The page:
HFCS, also known as high-fructose corn syrup, is bad for human ingestion, but many people don’t understand why this is so and thusly still make use of corn syrup as their favoured additive of sorts (or at the very least consume products that contain it with or without their knowledge).
If you’re wondering why is high fructose corn syrup bad, then it’s because of the fructose. It doesn’t help that the industries that make extensive use of this type of corn syrup (like the Corn Refiners Association) have launched a million-dollar campaign to make commercials (arguably, propaganda) that make light of consumer concerns regarding how safe or unsafe this type of corn syrup is.
These commercials try to convince the average buyer that there’s nothing wrong with having HFCS on your Coca-Cola or other such soft drinks instead of sugar. However, sugar is at least something that your body can naturally process. Corn syrup isn’t as easy to process.
The Corn Industry’s Hold with HFCS Won’t Go Down Without a Fight
The Current Lowdown
The corn industry’s $30 million advertising campaign to downplay corn syrup dangers is worth it in their eyes because they’re making millions more with the product as long as it continues to be distributed and used by consumers worldwide. This is unfortunate, because the risks are real and high fructose corn syrup dangers can be quite impactful. Table sugar taken in excess can lead to diabetes-related problems and everyone knows that. But what about high-fructose corn syrup?
Marketing-wise, the corn industry has even turned HFCS into “corn sugar” to make people likelier to buy items with that ingredient in the ingredients list. This is, by the way not illegal due to some legal loopholes, since they’re giving full disclosure of ingredients although they’re at the same time fooling consumers into buying HFCS products that they wouldn’t otherwise buy thanks to this re-coining of the original HFCS term.
What are HFCS?
This is a highly processed and cheap concentrated fructose form usually found in all sorts of processes food that you find in your groceries. Even the salad dressing that you use to give taste to an otherwise bland salad has HFCS. In regards to is corn syrup bad for you, the answer is yes, especially if taken in excess since it is concentrated fructose and it’s harder for the body to process is well compared to consuming regular sugar.
If your food is in a jar or a can, chances are there’s HFCS in it. Fast food restaurants make their menu of delights tasty with HFCS as well. This is problematic because HFCS is everywhere and as such as you eat more processed food, you’re taking in too much of it (along with bad cholesterol and calories that can turn to fat in an instant). The typical American child is getting HFCS in massive doses, which could lead to irreparable damage to your body.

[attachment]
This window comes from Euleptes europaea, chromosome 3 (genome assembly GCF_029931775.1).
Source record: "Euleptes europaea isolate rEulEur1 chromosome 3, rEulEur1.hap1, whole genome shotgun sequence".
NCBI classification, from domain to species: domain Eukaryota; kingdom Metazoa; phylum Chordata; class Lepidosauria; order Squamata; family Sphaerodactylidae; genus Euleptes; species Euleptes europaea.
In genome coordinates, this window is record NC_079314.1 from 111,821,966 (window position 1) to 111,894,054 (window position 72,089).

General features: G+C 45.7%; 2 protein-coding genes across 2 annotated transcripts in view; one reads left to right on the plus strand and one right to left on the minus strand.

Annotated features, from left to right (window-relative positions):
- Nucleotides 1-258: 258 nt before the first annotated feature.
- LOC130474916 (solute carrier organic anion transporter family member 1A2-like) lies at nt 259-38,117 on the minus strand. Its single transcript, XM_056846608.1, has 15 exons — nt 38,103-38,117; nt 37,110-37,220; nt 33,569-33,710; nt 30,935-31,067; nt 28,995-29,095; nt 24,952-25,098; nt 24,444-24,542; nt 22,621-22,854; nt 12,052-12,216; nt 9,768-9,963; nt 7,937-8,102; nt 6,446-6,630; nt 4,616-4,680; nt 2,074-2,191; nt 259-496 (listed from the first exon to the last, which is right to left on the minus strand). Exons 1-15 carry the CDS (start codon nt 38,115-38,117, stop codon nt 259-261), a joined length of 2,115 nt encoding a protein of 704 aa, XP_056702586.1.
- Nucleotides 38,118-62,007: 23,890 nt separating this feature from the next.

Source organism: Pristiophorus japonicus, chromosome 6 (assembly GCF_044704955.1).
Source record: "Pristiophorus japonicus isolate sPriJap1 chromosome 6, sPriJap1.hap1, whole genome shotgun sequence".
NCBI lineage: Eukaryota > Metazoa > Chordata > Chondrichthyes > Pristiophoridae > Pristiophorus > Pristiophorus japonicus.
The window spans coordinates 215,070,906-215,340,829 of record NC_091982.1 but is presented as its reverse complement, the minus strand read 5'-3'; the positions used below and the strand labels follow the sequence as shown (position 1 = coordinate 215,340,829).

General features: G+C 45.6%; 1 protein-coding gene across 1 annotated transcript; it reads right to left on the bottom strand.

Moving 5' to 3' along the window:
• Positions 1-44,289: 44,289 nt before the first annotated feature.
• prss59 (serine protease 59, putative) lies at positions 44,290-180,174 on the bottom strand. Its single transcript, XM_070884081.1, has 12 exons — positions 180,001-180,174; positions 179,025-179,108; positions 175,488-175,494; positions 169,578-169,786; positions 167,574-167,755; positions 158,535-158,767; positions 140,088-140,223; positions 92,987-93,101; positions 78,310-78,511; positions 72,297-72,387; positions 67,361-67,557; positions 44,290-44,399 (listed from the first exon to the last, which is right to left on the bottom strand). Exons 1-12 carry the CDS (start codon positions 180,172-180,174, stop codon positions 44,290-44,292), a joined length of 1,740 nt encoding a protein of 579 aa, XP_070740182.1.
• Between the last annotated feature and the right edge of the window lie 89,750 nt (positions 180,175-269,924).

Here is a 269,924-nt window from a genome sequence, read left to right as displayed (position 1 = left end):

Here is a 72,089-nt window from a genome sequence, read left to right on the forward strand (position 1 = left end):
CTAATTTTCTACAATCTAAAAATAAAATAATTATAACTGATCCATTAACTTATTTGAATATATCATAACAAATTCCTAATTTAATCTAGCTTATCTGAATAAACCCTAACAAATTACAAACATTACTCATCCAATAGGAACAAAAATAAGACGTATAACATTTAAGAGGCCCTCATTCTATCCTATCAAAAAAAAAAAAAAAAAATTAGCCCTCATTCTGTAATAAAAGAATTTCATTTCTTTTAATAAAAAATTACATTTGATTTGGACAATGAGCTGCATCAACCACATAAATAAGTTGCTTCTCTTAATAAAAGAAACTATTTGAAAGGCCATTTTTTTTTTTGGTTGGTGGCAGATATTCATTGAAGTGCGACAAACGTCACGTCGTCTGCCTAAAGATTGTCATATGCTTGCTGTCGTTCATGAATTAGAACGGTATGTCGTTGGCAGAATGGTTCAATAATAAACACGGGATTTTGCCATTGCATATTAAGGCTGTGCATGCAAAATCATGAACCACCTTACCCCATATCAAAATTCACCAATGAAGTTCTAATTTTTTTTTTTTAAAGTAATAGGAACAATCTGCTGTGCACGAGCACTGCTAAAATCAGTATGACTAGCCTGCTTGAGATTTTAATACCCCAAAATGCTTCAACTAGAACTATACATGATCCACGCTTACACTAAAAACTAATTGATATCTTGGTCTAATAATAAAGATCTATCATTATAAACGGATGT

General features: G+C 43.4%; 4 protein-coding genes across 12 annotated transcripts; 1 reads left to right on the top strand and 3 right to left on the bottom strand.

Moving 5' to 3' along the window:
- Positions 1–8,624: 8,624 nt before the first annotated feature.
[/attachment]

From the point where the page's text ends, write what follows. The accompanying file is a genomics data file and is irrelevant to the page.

What’s the Big Deal with HFCS?
It’s really dangerous to have too much HFCS, despite what the corn industry might say through advertising (arguably, propaganda) that makes light of HFCS dangers. Your family should limit or avoid eating processed food whenever possible. If you’re wondering is high fructose corn syrup bad, then consider this. HFCS has been associated with issues regarding overeating because it impairs leptin or the hormone that tells your body your stomach is full.
You can also undergo massive weight gain while ingesting large amounts of HFCS (which is inevitable if all your food is processed since they’re so cheap). You can even prematurely age and have metabolic syndrome (where there’s a failure to process fats, thus increasing your risk of obesity even more than usual) as well as suffer from insulin resistance (wherein insulin can’t help process the sugars in your body). Finally, you’ll get depleted vitamins and minerals, liver disease, arthritis, cardiovascular disease, liver disease, cancer risk, and elevated triglycerides and LDL.
If you really want to buy processed food, go with the ones without HFCS or corn sugar in them. Furthermore, it’s probably a good idea to know which products have HFCS and find a natural substitute for them. Instead of buying hotdogs, buy real meat. Instead of drinking Coca-Cola, drink some real concentrated fresh fruit juice or make some yourself.
The more you cut down on your junk food, the less HFCS you’ll be consuming. Be more organic. If you could, be a vegan. Otherwise, look for actually nutritious food. The more you prepare food at home, the less likely you’ll have food “prepared” for you sweetened with concentrated fructose that will make you fat and arthritic when everything is said and done.